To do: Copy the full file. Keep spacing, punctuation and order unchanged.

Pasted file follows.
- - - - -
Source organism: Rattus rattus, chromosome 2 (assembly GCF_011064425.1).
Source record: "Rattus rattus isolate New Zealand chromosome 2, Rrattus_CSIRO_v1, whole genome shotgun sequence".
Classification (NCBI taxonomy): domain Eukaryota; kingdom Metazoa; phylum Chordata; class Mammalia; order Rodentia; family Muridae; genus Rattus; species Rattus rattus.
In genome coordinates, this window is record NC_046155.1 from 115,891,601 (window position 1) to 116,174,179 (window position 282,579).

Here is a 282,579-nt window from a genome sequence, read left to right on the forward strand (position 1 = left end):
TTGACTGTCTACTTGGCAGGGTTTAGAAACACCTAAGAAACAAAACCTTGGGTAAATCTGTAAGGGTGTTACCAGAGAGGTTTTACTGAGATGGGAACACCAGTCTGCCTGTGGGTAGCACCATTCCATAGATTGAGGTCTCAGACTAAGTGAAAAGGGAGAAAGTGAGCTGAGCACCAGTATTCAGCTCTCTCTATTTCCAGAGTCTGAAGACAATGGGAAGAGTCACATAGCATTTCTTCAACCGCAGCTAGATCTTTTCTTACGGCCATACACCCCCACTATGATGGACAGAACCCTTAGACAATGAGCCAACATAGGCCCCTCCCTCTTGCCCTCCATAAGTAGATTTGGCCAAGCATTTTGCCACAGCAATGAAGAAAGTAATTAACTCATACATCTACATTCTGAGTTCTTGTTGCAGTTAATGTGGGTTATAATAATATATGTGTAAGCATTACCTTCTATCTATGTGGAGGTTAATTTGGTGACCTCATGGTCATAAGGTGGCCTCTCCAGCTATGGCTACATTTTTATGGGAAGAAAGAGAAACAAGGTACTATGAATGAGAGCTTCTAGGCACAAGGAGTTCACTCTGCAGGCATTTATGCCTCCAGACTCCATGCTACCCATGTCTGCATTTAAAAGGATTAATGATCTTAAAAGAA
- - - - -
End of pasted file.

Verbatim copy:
Source organism: Rattus rattus, chromosome 2 (assembly GCF_011064425.1).
Source record: "Rattus rattus isolate New Zealand chromosome 2, Rrattus_CSIRO_v1, whole genome shotgun sequence".
Classification (NCBI taxonomy): domain Eukaryota; kingdom Metazoa; phylum Chordata; class Mammalia; order Rodentia; family Muridae; genus Rattus; species Rattus rattus.
In genome coordinates, this window is record NC_046155.1 from 115,891,601 (window position 1) to 116,174,179 (window position 282,579).

Here is a 282,579-nt window from a genome sequence, read left to right on the forward strand (position 1 = left end):
TTGACTGTCTACTTGGCAGGGTTTAGAAACACCTAAGAAACAAAACCTTGGGTAAATCTGTAAGGGTGTTACCAGAGAGGTTTTACTGAGATGGGAACACCAGTCTGCCTGTGGGTAGCACCATTCCATAGATTGAGGTCTCAGACTAAGTGAAAAGGGAGAAAGTGAGCTGAGCACCAGTATTCAGCTCTCTCTATTTCCAGAGTCTGAAGACAATGGGAAGAGTCACATAGCATTTCTTCAACCGCAGCTAGATCTTTTCTTACGGCCATACACCCCCACTATGATGGACAGAACCCTTAGACAATGAGCCAACATAGGCCCCTCCCTCTTGCCCTCCATAAGTAGATTTGGCCAAGCATTTTGCCACAGCAATGAAGAAAGTAATTAACTCATACATCTACATTCTGAGTTCTTGTTGCAGTTAATGTGGGTTATAATAATATATGTGTAAGCATTACCTTCTATCTATGTGGAGGTTAATTTGGTGACCTCATGGTCATAAGGTGGCCTCTCCAGCTATGGCTACATTTTTATGGGAAGAAAGAGAAACAAGGTACTATGAATGAGAGCTTCTAGGCACAAGGAGTTCACTCTGCAGGCATTTATGCCTCCAGACTCCATGCTACCCATGTCTGCATTTAAAAGGATTAATGATCTTAAAAGAA